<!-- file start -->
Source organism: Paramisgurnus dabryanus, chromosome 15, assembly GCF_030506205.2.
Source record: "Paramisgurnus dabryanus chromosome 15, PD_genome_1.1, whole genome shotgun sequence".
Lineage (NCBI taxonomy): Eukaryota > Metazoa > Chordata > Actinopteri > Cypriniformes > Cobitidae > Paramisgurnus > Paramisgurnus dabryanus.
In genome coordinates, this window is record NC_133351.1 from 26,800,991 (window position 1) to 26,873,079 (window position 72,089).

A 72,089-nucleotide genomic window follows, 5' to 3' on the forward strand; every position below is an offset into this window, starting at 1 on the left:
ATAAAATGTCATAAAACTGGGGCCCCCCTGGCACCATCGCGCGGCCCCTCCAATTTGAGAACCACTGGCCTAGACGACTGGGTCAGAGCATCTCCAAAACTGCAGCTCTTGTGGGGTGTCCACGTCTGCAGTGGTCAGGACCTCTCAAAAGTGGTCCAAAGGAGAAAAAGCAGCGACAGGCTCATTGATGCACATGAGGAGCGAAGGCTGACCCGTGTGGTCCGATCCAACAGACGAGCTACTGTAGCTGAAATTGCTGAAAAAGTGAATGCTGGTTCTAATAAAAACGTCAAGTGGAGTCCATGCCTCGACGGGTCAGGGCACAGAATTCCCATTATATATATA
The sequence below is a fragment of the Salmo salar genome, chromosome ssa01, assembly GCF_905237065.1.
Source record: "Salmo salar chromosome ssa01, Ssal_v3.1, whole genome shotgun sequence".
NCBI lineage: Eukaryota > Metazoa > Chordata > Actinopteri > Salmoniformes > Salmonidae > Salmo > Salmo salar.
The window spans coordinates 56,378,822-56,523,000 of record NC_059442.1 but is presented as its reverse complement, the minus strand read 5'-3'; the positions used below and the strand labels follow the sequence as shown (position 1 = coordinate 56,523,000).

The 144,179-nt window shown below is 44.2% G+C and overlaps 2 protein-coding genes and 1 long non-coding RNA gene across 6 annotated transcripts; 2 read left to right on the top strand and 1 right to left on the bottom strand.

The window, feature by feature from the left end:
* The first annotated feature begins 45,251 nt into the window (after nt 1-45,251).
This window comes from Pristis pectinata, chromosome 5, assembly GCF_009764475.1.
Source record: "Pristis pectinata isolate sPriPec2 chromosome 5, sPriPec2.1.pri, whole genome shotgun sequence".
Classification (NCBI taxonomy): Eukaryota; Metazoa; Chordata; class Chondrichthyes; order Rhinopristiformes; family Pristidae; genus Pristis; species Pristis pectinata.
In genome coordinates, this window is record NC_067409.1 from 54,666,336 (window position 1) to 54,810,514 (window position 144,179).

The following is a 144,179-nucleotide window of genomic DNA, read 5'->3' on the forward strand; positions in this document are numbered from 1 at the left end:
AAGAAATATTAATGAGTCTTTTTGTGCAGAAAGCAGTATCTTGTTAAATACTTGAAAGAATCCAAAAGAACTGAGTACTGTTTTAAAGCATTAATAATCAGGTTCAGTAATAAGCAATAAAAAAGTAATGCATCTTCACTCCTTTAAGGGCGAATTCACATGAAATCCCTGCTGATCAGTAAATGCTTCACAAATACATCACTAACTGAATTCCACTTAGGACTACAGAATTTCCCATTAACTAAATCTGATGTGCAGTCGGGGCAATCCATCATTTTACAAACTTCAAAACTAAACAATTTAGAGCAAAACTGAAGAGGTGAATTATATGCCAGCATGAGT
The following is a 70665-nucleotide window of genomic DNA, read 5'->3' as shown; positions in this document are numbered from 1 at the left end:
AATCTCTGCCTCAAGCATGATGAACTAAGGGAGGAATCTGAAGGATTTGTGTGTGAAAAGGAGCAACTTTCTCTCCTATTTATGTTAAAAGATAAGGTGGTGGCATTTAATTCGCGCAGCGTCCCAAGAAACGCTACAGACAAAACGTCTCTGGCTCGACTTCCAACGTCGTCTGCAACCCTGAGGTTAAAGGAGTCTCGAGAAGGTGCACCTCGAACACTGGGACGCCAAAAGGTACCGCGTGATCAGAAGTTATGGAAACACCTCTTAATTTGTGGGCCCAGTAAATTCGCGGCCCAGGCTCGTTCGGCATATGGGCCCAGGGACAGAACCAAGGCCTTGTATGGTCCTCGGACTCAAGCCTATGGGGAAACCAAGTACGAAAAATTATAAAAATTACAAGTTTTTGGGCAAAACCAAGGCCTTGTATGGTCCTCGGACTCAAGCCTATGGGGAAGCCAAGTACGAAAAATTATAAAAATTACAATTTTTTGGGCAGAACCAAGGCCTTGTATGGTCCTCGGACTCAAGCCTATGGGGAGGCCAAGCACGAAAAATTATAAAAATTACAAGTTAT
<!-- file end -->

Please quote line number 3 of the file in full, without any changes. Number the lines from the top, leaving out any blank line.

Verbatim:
Lineage (NCBI taxonomy): Eukaryota > Metazoa > Chordata > Actinopteri > Cypriniformes > Cobitidae > Paramisgurnus > Paramisgurnus dabryanus.